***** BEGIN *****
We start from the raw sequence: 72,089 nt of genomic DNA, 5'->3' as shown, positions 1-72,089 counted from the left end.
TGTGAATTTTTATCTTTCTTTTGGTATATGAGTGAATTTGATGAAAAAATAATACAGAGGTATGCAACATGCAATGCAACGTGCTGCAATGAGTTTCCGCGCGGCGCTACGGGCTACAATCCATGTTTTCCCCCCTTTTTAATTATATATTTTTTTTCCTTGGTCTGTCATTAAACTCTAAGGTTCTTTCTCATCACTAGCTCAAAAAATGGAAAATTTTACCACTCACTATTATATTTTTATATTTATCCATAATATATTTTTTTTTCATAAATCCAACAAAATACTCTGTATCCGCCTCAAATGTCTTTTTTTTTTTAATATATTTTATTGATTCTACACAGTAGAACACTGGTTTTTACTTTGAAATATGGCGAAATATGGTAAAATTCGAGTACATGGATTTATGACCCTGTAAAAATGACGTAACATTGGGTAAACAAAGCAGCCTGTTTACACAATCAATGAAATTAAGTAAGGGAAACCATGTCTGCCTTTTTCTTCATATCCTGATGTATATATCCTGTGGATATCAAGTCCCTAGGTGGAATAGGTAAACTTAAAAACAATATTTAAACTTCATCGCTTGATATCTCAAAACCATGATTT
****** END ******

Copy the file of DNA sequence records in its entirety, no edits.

We start from the raw sequence: 72,089 nt of genomic DNA, 5'->3' as shown, positions 1-72,089 counted from the left end.
TGTGAATTTTTATCTTTCTTTTGGTATATGAGTGAATTTGATGAAAAAATAATACAGAGGTATGCAACATGCAATGCAACGTGCTGCAATGAGTTTCCGCGCGGCGCTACGGGCTACAATCCATGTTTTCCCCCCTTTTTAATTATATATTTTTTTTCCTTGGTCTGTCATTAAACTCTAAGGTTCTTTCTCATCACTAGCTCAAAAAATGGAAAATTTTACCACTCACTATTATATTTTTATATTTATCCATAATATATTTTTTTTTCATAAATCCAACAAAATACTCTGTATCCGCCTCAAATGTCTTTTTTTTTTTAATATATTTTATTGATTCTACACAGTAGAACACTGGTTTTTACTTTGAAATATGGCGAAATATGGTAAAATTCGAGTACATGGATTTATGACCCTGTAAAAATGACGTAACATTGGGTAAACAAAGCAGCCTGTTTACACAATCAATGAAATTAAGTAAGGGAAACCATGTCTGCCTTTTTCTTCATATCCTGATGTATATATCCTGTGGATATCAAGTCCCTAGGTGGAATAGGTAAACTTAAAAACAATATTTAAACTTCATCGCTTGATATCTCAAAACCATGATTT